University of California, San Diego

Environmental sustainability is part of UCSD’s institutional DNA. In 1957, Scripps Institution of Oceanography‘s (SIO) Director Roger Revelle warned that greenhouse gases from industrialization could endanger the planet. SIO chemist Charles Keeling precisely measured atmospheric CO2, and his Keeling Curve is “the most important geophysical measurement of the 20th century.”

UCSD Chancellor Marye Anne Fox tapped into that tradition, making sustainability a top campus priority, transforming it into a living laboratory of sustainable solutions. From economics to mechanical engineering, 19 of 53 academic departments have incorporated sustainability concepts into their classes. Faculty research is focused on energy efficiency, alternative fuels and photovoltaics. UCSD faculty also helped launch CleanTECH San Diego, ranked seventh in the world on the Sustainable World Capital’s list of global cleantech organization leaders.

Recently, four engineering students played a critical role in helping the university and the region secure $154 million in federal Clean Renewable Energy Bonds (CREBs) allocations for solar projects. From energy economics and sustainable building designs to water conservation and biofuels made from algae, sharply higher numbers of undergraduates are opting for majors and minors, classes, internships and research projects that emphasize environmental sustainability. In the 2009-2010 school year, students minoring in Environmental Studies doubled to 60 and Environmental Engineering majors increased 50 percent to 92. More than 250 students enrolled in Economics of Conservation when the Economics Department first offered it two years ago. Student “Econauts” created a video that urged their fellow students to recycle on “move-out” day at the end of the year. Recycling improved dramatically.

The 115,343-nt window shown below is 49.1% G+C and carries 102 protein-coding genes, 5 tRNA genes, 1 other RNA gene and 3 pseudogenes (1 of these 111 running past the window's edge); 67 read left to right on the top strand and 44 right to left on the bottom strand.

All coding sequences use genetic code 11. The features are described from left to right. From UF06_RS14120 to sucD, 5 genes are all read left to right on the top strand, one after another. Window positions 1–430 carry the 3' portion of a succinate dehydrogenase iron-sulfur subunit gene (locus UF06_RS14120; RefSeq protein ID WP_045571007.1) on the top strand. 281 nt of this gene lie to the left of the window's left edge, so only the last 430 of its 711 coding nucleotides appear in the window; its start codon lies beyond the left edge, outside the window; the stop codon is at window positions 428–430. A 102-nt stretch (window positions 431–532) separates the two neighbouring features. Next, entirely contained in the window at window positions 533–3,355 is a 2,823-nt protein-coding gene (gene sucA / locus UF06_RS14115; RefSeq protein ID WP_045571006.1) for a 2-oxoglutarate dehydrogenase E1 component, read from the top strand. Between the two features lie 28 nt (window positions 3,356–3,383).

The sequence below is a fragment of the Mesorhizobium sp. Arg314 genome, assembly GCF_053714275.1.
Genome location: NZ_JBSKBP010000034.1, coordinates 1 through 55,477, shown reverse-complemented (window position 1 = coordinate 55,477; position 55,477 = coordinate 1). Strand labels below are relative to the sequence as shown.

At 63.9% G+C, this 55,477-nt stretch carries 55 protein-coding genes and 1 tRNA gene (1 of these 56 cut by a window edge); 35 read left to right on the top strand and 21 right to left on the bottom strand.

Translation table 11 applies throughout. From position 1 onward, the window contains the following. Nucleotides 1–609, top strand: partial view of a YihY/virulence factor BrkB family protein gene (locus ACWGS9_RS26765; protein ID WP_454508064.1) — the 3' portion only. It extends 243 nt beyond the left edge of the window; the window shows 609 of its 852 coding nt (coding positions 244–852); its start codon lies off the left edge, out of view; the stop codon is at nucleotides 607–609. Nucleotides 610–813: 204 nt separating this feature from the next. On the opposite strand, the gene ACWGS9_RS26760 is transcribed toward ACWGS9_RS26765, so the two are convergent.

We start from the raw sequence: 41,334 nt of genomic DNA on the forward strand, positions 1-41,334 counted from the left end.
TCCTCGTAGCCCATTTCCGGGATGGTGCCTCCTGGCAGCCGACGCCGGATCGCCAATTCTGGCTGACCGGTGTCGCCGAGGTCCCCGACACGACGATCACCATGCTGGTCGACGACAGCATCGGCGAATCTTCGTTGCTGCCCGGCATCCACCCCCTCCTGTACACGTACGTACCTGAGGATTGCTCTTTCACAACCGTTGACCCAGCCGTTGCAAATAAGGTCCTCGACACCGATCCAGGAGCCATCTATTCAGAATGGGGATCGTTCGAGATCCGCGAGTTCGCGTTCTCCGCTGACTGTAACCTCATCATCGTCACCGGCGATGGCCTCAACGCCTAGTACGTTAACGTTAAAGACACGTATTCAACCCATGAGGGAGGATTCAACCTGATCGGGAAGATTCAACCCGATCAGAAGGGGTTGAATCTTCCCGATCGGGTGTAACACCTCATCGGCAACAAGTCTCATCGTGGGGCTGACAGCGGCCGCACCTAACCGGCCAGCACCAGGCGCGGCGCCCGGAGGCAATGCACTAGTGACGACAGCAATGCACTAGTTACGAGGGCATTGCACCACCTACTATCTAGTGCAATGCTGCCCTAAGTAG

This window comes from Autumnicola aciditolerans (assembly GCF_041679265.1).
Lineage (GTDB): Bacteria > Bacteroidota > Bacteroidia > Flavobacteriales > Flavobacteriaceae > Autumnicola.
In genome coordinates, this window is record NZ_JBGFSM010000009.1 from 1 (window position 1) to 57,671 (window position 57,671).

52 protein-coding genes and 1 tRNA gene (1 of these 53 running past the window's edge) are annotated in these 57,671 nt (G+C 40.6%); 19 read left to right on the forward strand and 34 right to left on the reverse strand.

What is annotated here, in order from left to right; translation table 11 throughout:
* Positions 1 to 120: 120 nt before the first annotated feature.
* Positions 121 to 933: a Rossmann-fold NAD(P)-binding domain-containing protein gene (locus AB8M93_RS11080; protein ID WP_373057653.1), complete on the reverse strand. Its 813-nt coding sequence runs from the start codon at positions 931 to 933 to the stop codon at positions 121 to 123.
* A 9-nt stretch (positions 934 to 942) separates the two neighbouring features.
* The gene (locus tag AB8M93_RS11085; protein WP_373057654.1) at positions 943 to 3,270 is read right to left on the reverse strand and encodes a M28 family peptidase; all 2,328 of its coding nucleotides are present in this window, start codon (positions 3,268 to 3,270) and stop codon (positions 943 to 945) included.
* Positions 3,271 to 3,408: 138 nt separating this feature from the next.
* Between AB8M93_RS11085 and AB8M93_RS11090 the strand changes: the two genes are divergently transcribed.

UCSD’s Climate Action Plan calls for climate neutrality by 2025, a 4 % annual reduction in water use and zero waste by 2020.